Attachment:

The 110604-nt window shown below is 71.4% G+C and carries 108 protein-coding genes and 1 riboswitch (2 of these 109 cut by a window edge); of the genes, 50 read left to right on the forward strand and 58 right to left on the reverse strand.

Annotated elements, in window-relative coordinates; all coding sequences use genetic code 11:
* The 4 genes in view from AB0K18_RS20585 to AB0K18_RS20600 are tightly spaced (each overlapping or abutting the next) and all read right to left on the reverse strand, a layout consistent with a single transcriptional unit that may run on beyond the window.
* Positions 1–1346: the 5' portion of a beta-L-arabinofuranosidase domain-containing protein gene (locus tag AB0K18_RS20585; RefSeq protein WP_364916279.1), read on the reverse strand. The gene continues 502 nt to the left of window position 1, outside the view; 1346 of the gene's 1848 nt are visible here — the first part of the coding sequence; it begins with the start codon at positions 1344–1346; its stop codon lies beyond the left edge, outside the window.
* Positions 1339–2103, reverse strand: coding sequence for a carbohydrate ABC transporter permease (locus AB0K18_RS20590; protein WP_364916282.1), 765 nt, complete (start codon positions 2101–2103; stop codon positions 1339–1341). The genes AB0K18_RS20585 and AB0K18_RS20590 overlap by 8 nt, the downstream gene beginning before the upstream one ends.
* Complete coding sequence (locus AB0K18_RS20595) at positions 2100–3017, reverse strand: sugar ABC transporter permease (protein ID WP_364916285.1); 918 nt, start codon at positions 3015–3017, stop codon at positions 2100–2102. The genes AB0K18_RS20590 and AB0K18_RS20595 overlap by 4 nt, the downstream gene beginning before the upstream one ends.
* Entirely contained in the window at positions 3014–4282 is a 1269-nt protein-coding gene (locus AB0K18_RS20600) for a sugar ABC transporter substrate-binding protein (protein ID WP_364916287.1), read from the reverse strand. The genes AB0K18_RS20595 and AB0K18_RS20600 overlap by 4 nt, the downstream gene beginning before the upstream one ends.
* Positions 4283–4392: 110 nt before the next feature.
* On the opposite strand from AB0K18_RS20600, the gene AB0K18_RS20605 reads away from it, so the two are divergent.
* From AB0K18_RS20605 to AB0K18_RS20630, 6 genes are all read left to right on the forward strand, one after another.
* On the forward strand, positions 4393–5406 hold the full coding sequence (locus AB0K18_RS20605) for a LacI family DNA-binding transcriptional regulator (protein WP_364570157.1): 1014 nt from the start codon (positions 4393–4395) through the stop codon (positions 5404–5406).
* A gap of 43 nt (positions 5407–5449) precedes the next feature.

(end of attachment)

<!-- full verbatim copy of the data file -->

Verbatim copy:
The 110604-nt window shown below is 71.4% G+C and carries 108 protein-coding genes and 1 riboswitch (2 of these 109 cut by a window edge); of the genes, 50 read left to right on the forward strand and 58 right to left on the reverse strand.

Annotated elements, in window-relative coordinates; all coding sequences use genetic code 11:
* The 4 genes in view from AB0K18_RS20585 to AB0K18_RS20600 are tightly spaced (each overlapping or abutting the next) and all read right to left on the reverse strand, a layout consistent with a single transcriptional unit that may run on beyond the window.
* Positions 1–1346: the 5' portion of a beta-L-arabinofuranosidase domain-containing protein gene (locus tag AB0K18_RS20585; RefSeq protein WP_364916279.1), read on the reverse strand. The gene continues 502 nt to the left of window position 1, outside the view; 1346 of the gene's 1848 nt are visible here — the first part of the coding sequence; it begins with the start codon at positions 1344–1346; its stop codon lies beyond the left edge, outside the window.
* Positions 1339–2103, reverse strand: coding sequence for a carbohydrate ABC transporter permease (locus AB0K18_RS20590; protein WP_364916282.1), 765 nt, complete (start codon positions 2101–2103; stop codon positions 1339–1341). The genes AB0K18_RS20585 and AB0K18_RS20590 overlap by 8 nt, the downstream gene beginning before the upstream one ends.
* Complete coding sequence (locus AB0K18_RS20595) at positions 2100–3017, reverse strand: sugar ABC transporter permease (protein ID WP_364916285.1); 918 nt, start codon at positions 3015–3017, stop codon at positions 2100–2102. The genes AB0K18_RS20590 and AB0K18_RS20595 overlap by 4 nt, the downstream gene beginning before the upstream one ends.
* Entirely contained in the window at positions 3014–4282 is a 1269-nt protein-coding gene (locus AB0K18_RS20600) for a sugar ABC transporter substrate-binding protein (protein ID WP_364916287.1), read from the reverse strand. The genes AB0K18_RS20595 and AB0K18_RS20600 overlap by 4 nt, the downstream gene beginning before the upstream one ends.
* Positions 4283–4392: 110 nt before the next feature.
* On the opposite strand from AB0K18_RS20600, the gene AB0K18_RS20605 reads away from it, so the two are divergent.
* From AB0K18_RS20605 to AB0K18_RS20630, 6 genes are all read left to right on the forward strand, one after another.
* On the forward strand, positions 4393–5406 hold the full coding sequence (locus AB0K18_RS20605) for a LacI family DNA-binding transcriptional regulator (protein WP_364570157.1): 1014 nt from the start codon (positions 4393–4395) through the stop codon (positions 5404–5406).
* A gap of 43 nt (positions 5407–5449) precedes the next feature.